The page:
Similarly, the depression of keys 133, 134 will cause lower'contact 1551) to pass current from conductor 167 by way of upper contact 15315. on key 135 in its raised position and the bridging lower contacts 156C, 155D by contact 169C will cause note D to be sounded by way of note producing element 178. However, the simultaneous depressed position of keys 132, 133 will not result in the sounding of note Cit by note producing element 177 since lower contact 155C on key 133 is in open circuit because keys 131, 134 are also depressed leaving their upper contacts 154A, 153D separated from common conductor 167 and despite the bridging of lower contacts 156B, 155C by fixed contact 16913, element 177 is left in open circuit. 7

It will be apparent from a consideration of FIG. 8 that the wiring of the switch contacts on the adjacent keys, is such as to discriminate against an intermediate note when four adjacent keys are depressed simultaneously.

As indicated in FIG. 10, a plurality of similar manuals A and B may be arranged in successively higher tiers each manual comprising a single row of keys 133, 131, etc. and associated switch contacts, etc. as described above. Such arrangement of the manuals allows for playing keys from both manuals with a single hand since the span between keys of both manuals is relatively small. In contrast, the span between a natural key on the lower manual and the accidental key on the upper manual, in a conventional keyboard, is substantial, and two such keys could not be readily played with a single hand.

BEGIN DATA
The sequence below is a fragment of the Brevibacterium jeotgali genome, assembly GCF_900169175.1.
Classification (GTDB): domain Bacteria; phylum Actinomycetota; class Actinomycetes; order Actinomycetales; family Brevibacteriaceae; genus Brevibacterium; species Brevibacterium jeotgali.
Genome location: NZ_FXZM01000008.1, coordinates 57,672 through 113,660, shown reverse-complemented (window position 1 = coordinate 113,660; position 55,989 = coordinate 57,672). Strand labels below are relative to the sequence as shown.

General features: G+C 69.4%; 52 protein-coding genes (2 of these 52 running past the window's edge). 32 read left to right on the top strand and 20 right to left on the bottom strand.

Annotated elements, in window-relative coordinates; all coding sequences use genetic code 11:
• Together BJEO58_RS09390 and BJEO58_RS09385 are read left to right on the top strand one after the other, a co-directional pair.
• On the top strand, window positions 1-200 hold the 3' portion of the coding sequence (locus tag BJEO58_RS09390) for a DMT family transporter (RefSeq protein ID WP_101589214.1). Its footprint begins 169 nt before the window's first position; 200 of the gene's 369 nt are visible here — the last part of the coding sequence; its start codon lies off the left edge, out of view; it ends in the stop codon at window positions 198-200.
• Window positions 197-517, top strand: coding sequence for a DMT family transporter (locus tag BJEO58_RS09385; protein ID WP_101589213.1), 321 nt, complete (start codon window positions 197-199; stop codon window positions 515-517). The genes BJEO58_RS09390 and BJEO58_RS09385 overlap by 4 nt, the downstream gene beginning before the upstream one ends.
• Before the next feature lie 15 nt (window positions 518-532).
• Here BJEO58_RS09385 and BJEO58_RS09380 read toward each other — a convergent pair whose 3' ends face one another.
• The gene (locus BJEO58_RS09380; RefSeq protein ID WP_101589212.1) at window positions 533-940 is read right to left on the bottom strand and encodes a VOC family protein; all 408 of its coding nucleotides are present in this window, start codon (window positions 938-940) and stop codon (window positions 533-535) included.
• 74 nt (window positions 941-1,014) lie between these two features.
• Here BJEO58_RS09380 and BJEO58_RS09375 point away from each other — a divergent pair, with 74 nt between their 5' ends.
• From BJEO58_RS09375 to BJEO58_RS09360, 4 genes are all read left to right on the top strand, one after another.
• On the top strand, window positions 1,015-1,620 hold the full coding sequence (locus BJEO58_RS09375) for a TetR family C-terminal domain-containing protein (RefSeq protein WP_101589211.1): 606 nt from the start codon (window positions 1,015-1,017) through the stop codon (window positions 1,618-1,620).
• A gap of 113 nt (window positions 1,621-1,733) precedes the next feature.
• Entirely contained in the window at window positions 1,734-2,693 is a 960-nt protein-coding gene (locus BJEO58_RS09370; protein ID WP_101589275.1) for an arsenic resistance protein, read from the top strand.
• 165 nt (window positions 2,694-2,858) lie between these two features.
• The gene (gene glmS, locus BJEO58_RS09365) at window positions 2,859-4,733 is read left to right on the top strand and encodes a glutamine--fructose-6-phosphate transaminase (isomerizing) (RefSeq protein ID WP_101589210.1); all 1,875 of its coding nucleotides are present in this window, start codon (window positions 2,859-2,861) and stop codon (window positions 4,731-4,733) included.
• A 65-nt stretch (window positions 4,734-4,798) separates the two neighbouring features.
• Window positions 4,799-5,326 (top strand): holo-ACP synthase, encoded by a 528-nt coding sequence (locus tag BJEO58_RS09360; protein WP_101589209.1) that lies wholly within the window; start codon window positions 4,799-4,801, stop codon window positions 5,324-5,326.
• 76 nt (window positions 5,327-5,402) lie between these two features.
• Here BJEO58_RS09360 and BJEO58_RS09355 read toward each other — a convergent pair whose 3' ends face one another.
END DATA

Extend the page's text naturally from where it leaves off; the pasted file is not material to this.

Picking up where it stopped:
As various changes might be made in the embodiments of the invention herein disclosed without departing from the spirit thereof, it is understood that all matter herein shown or described shall be deemed illustrative and not by way of limitation except as set forth in the appended claims.

What is claimed is:

1. A keyboard comprising a single row of keys in side by side relation, elements selectively operable by said keys, means responsive to the depression of one pair of laterally adjacent keys for actuating one of said elements and means responsive to the depression of a second pair of laterally adjacent keys for actuating another of said elements, one of the depressed keys being common to said first and second pair of keys.